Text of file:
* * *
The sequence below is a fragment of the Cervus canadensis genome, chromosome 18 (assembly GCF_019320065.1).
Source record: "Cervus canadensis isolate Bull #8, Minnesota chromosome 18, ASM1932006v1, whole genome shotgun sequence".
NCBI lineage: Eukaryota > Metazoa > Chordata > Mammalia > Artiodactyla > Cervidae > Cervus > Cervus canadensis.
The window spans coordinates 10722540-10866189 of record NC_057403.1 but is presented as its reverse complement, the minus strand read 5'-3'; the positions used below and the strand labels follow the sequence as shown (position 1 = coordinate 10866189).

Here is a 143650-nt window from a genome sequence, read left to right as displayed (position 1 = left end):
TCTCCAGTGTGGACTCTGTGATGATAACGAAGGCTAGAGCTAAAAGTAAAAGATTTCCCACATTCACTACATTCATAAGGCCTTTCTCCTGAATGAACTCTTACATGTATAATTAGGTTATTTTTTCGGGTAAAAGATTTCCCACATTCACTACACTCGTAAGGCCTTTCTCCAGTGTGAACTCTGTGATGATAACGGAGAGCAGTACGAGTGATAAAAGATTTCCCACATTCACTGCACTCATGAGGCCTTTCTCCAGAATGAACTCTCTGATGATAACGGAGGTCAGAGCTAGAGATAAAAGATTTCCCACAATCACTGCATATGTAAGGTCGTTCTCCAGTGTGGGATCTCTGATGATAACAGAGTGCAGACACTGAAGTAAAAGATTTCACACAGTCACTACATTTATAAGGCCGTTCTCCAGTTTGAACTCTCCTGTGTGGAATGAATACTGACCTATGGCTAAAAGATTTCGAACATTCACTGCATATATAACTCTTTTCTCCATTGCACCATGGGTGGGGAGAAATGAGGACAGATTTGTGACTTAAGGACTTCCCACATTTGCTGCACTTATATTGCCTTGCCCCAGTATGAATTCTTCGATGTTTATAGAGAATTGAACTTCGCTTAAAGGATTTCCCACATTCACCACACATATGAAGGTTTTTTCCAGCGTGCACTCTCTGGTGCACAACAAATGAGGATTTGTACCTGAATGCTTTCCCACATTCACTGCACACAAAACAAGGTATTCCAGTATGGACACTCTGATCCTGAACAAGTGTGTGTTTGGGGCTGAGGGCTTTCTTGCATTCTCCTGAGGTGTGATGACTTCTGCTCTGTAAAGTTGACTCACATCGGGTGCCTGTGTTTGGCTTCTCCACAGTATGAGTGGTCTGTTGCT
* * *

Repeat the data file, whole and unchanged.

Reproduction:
The sequence below is a fragment of the Cervus canadensis genome, chromosome 18 (assembly GCF_019320065.1).
Source record: "Cervus canadensis isolate Bull #8, Minnesota chromosome 18, ASM1932006v1, whole genome shotgun sequence".
NCBI lineage: Eukaryota > Metazoa > Chordata > Mammalia > Artiodactyla > Cervidae > Cervus > Cervus canadensis.
The window spans coordinates 10722540-10866189 of record NC_057403.1 but is presented as its reverse complement, the minus strand read 5'-3'; the positions used below and the strand labels follow the sequence as shown (position 1 = coordinate 10866189).

Here is a 143650-nt window from a genome sequence, read left to right as displayed (position 1 = left end):
TCTCCAGTGTGGACTCTGTGATGATAACGAAGGCTAGAGCTAAAAGTAAAAGATTTCCCACATTCACTACATTCATAAGGCCTTTCTCCTGAATGAACTCTTACATGTATAATTAGGTTATTTTTTCGGGTAAAAGATTTCCCACATTCACTACACTCGTAAGGCCTTTCTCCAGTGTGAACTCTGTGATGATAACGGAGAGCAGTACGAGTGATAAAAGATTTCCCACATTCACTGCACTCATGAGGCCTTTCTCCAGAATGAACTCTCTGATGATAACGGAGGTCAGAGCTAGAGATAAAAGATTTCCCACAATCACTGCATATGTAAGGTCGTTCTCCAGTGTGGGATCTCTGATGATAACAGAGTGCAGACACTGAAGTAAAAGATTTCACACAGTCACTACATTTATAAGGCCGTTCTCCAGTTTGAACTCTCCTGTGTGGAATGAATACTGACCTATGGCTAAAAGATTTCGAACATTCACTGCATATATAACTCTTTTCTCCATTGCACCATGGGTGGGGAGAAATGAGGACAGATTTGTGACTTAAGGACTTCCCACATTTGCTGCACTTATATTGCCTTGCCCCAGTATGAATTCTTCGATGTTTATAGAGAATTGAACTTCGCTTAAAGGATTTCCCACATTCACCACACATATGAAGGTTTTTTCCAGCGTGCACTCTCTGGTGCACAACAAATGAGGATTTGTACCTGAATGCTTTCCCACATTCACTGCACACAAAACAAGGTATTCCAGTATGGACACTCTGATCCTGAACAAGTGTGTGTTTGGGGCTGAGGGCTTTCTTGCATTCTCCTGAGGTGTGATGACTTCTGCTCTGTAAAGTTGACTCACATCGGGTGCCTGTGTTTGGCTTCTCCACAGTATGAGTGGTCTGTTGCT